Source: Deep Learning on Medium

## How to develop Artificial Neural Networks and LSTM recurrent neural networks for time series prediction in Python with the Keras deep learning network

The purpose of this article is to explain Artificial Neural Network (ANN) and Long Short-Term Memory Recurrent Neural Network** **(LSTM RNN)** **and enable you to use them in real life and build the simplest ANN and LSTM recurrent neural network for the time series data.

### The Data

The **CBOE Volatility Index**, known by its ticker symbol **VIX**, is a popular measure of the stock market’s expectation of **volatility** implied by S&P 500 index options. It is calculated and disseminated on a real-time basis by the Chicago Board Options Exchange (CBOE).

The VOLATILITY S&P 500 data set can be downloaded from here, I set the date range from Feb 11, 2011 to Feb 11, 2019. Our goal is to predict VOLATILITY S&P 500 time series using ANN & LSTM.

First, we will need to import the following libraries:

import pandas as pd

import numpy as np

%matplotlib inline

import matplotlib.pyplot as plt

from sklearn.preprocessing import MinMaxScaler

from sklearn.metrics import r2_score

from keras.models import Sequential

from keras.layers import Dense

from keras.callbacks import EarlyStopping

from keras.optimizers import Adam

from keras.layers import LSTM

And load the data into a Pandas dataframe.

df = pd.read_csv("vix_2011_2019.csv")

We can have a quick peek of the first few rows.

print(df.head())

We will drop the columns we don’t need, then convert “Date” column to datatime data type and set “Date” column to index.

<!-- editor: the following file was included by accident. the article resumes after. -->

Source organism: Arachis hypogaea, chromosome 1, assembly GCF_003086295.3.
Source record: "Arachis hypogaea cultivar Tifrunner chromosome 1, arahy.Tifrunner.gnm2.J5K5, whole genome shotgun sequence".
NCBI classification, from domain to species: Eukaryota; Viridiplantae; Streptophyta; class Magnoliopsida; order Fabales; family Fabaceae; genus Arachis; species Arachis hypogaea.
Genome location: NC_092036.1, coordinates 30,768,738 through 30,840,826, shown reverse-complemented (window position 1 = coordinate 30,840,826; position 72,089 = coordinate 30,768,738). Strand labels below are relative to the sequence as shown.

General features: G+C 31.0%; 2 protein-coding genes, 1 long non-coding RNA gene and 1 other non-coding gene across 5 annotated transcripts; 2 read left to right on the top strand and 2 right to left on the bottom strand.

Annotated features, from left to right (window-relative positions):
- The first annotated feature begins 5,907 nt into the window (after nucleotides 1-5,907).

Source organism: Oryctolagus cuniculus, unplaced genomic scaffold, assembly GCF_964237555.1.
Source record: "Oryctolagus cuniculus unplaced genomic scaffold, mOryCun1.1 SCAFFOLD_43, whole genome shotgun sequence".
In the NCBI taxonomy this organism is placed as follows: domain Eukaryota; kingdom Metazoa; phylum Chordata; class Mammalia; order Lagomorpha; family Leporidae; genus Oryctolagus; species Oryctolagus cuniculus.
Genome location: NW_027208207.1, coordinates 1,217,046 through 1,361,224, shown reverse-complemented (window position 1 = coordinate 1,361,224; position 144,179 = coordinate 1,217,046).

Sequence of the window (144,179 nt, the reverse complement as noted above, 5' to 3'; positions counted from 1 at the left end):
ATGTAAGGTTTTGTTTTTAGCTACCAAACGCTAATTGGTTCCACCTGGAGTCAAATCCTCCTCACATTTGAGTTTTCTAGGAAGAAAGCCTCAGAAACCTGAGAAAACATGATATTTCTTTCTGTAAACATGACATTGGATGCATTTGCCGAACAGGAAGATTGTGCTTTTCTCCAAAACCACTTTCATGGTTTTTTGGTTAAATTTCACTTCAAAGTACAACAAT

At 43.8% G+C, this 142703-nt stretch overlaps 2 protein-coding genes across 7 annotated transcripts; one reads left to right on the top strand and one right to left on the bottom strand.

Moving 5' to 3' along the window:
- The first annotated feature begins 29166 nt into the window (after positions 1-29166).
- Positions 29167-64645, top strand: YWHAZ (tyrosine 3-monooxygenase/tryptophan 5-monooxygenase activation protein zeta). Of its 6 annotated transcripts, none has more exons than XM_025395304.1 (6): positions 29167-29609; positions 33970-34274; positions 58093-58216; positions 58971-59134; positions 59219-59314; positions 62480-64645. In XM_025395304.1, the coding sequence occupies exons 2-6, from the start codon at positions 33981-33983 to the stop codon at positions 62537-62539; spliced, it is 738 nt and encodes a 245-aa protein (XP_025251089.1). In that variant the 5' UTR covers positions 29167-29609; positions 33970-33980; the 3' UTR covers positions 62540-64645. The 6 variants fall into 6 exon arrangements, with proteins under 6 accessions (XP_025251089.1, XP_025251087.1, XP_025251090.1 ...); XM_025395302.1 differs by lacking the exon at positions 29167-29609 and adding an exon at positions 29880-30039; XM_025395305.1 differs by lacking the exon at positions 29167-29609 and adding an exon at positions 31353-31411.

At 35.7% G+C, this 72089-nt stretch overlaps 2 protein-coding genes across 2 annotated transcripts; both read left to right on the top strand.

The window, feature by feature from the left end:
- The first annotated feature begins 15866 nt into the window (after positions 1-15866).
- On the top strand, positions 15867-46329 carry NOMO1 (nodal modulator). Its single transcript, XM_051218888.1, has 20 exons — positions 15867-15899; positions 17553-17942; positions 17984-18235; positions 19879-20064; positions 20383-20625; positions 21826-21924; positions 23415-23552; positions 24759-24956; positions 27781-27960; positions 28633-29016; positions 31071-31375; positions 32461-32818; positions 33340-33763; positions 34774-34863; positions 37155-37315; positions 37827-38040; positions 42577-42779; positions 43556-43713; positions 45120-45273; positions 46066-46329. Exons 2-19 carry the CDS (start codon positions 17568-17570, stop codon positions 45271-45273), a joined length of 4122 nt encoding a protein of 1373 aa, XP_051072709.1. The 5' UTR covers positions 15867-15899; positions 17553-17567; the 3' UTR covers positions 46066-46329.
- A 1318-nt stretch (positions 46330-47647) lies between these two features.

df.drop(['Open', 'High', 'Low', 'Close', 'Volume'], axis=1, inplace=True)

df['Date'] = pd.to_datetime(df['Date'])

ind_df = df.set_index(['Date'], drop=True)

ind_df.head()

Next, we plot a time series line plot.

ind_df = ind_df.sort_index()

plt.figure(figsize=(10, 6))

ind_df['Adj Close'].plot();

As can be seen, the “Adj close” data are quite erratic, seems neither upward trend nor downward trend.

We split the data to train and test set by date “2018–01–01”, that is, the data prior to this date is the training data and the data from this data onward is the test data, and we visualize it again.

split_date = pd.Timestamp('2018-01-01')

df = df['Adj Close']

train = df.loc[:split_date]

test = df.loc[split_date:]

plt.figure(figsize=(10, 6))

ax = train.plot()

test.plot(ax=ax)

plt.legend(['train', 'test']);

We scale train and test data to [-1, 1].

scaler = MinMaxScaler(feature_range=(-1, 1))

train_sc = scaler.fit_transform(train)

test_sc = scaler.transform(test)

Shuffle the training set, but do not shuffle the test set.

np.random.shuffle(train_sc)

Get training and test data.

X_train = train_sc[:-1]

y_train = train_sc[1:]

X_test = test_sc[:-1]

y_test = test_sc[1:]

### Simple ANN for Time Series Forecasting

- We create a
`Sequential`

model. - add layers via the
`.add()`

method. - Pass an
`input_dim`

argument to the first layer. - The activation function is the Rectified Linear Unit- Relu.
- Configure the learning process, which is done via the
`compile`

method. - A loss function is
`mean_squared_error`

, and An optimizer is`adam`

. - Stop training when a monitored
`loss`

has stopped improving. `patience=2`

, indicate number of epochs with no improvement after which training will be stopped.- The ANN is trained for 100 epochs and a batch size of 1 is used.